He is evidently making no distinction between illegal and legal immigration. Interestingly, legal immigration negatively affects me (Computer programmer) but illegal immigration benefits me. Should I be happy that the union carpenter hasn't had a raise in over 20 years but my cheap lawn mower makes far more than he did in Monterrey?

To cite Dean Baker's point, lawyers and doctors (yada yada) are never at risk. I have no doubt Sneaky agrees. But if it is your ox that is gored it is a bit easier to be an asshole. Without some form of redistribution there is no viable political solution. So, I will buy Sneaky if we can double the number of physicians in this county over night. That would help a bunch us all.

The CEO of Walmart will like his graph. Interesting bedfellows with this argument.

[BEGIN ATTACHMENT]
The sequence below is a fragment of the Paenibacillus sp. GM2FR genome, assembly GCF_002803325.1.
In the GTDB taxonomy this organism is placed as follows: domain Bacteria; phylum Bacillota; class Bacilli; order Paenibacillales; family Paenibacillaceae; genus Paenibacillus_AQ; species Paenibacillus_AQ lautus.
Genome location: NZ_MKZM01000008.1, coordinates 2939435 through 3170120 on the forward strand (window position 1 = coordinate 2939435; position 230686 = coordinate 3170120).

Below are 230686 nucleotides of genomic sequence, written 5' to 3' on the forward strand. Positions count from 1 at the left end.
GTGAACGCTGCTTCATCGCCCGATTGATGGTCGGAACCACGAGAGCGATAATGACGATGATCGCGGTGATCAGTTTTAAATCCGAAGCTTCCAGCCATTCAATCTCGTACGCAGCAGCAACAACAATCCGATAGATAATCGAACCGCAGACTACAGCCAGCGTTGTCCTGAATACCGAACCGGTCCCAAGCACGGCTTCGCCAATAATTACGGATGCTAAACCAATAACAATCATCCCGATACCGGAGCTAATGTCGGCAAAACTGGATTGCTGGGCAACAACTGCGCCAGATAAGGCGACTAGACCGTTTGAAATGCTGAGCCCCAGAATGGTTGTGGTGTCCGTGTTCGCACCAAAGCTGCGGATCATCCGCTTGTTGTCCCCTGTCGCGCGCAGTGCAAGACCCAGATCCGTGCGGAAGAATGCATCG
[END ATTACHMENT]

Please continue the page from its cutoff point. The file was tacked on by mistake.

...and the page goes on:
I always find the taxation without benefit argument interesting. The last group got eligible. The overwhelming percentage of current undocumented workers are not even close to an age to be eligible. They are young. In fact, most would not yet be eligible even if on the books because it takes 40 quarters of payment into the system to qualify. So, you can actually make the case that whatever monies are taken in via FICA are reducing Paris Hilton's/Bill Gates'/The Walton's current income tax burden. If you are of a mind (and I am definitely not) that the SSTF is just a pile of empty IOUs then the undocumenteds and future SS retirees are in the same boat.

(And I am curious: what percentage of undocumenteds are in the system falsely vs. off the books in a cash economy?)

One can be for some legal immigration and against the current legislation and hopefully not be an asshole.

The argument leaves unstated the limits to immigration. Is the position that anyone who want to come should be allowed in? At some point the asshole is on the other side of the graph.